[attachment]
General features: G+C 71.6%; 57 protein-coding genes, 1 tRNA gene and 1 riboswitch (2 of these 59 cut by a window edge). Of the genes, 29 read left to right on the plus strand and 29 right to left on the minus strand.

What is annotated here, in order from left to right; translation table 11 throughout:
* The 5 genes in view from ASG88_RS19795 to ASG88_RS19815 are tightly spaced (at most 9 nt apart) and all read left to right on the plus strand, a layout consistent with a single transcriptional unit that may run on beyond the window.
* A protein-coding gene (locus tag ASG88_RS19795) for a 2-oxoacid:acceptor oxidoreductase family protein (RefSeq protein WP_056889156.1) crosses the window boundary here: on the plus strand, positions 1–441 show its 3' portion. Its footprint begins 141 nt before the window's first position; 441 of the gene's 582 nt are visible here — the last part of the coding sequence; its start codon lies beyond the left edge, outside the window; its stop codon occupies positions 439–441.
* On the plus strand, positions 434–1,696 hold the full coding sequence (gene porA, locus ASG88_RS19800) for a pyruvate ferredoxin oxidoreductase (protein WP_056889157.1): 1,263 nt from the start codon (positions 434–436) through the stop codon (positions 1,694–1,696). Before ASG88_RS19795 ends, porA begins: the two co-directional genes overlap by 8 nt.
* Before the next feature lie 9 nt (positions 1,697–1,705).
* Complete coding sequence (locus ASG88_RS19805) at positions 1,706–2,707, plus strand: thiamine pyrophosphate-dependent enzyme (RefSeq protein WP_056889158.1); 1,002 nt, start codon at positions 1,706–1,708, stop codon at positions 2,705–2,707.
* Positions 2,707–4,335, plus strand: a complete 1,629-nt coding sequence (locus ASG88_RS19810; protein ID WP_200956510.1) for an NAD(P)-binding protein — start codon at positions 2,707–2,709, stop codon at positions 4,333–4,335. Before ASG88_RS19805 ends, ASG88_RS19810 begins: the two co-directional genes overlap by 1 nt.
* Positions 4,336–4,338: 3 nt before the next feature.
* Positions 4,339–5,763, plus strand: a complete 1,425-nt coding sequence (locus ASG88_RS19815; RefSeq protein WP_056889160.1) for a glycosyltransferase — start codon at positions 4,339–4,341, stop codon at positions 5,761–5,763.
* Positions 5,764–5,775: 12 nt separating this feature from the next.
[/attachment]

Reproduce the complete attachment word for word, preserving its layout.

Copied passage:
General features: G+C 71.6%; 57 protein-coding genes, 1 tRNA gene and 1 riboswitch (2 of these 59 cut by a window edge). Of the genes, 29 read left to right on the plus strand and 29 right to left on the minus strand.

What is annotated here, in order from left to right; translation table 11 throughout:
* The 5 genes in view from ASG88_RS19795 to ASG88_RS19815 are tightly spaced (at most 9 nt apart) and all read left to right on the plus strand, a layout consistent with a single transcriptional unit that may run on beyond the window.
* A protein-coding gene (locus tag ASG88_RS19795) for a 2-oxoacid:acceptor oxidoreductase family protein (RefSeq protein WP_056889156.1) crosses the window boundary here: on the plus strand, positions 1–441 show its 3' portion. Its footprint begins 141 nt before the window's first position; 441 of the gene's 582 nt are visible here — the last part of the coding sequence; its start codon lies beyond the left edge, outside the window; its stop codon occupies positions 439–441.
* On the plus strand, positions 434–1,696 hold the full coding sequence (gene porA, locus ASG88_RS19800) for a pyruvate ferredoxin oxidoreductase (protein WP_056889157.1): 1,263 nt from the start codon (positions 434–436) through the stop codon (positions 1,694–1,696). Before ASG88_RS19795 ends, porA begins: the two co-directional genes overlap by 8 nt.
* Before the next feature lie 9 nt (positions 1,697–1,705).
* Complete coding sequence (locus ASG88_RS19805) at positions 1,706–2,707, plus strand: thiamine pyrophosphate-dependent enzyme (RefSeq protein WP_056889158.1); 1,002 nt, start codon at positions 1,706–1,708, stop codon at positions 2,705–2,707.
* Positions 2,707–4,335, plus strand: a complete 1,629-nt coding sequence (locus ASG88_RS19810; protein ID WP_200956510.1) for an NAD(P)-binding protein — start codon at positions 2,707–2,709, stop codon at positions 4,333–4,335. Before ASG88_RS19805 ends, ASG88_RS19810 begins: the two co-directional genes overlap by 1 nt.
* Positions 4,336–4,338: 3 nt before the next feature.
* Positions 4,339–5,763, plus strand: a complete 1,425-nt coding sequence (locus ASG88_RS19815; RefSeq protein WP_056889160.1) for a glycosyltransferase — start codon at positions 4,339–4,341, stop codon at positions 5,761–5,763.
* Positions 5,764–5,775: 12 nt separating this feature from the next.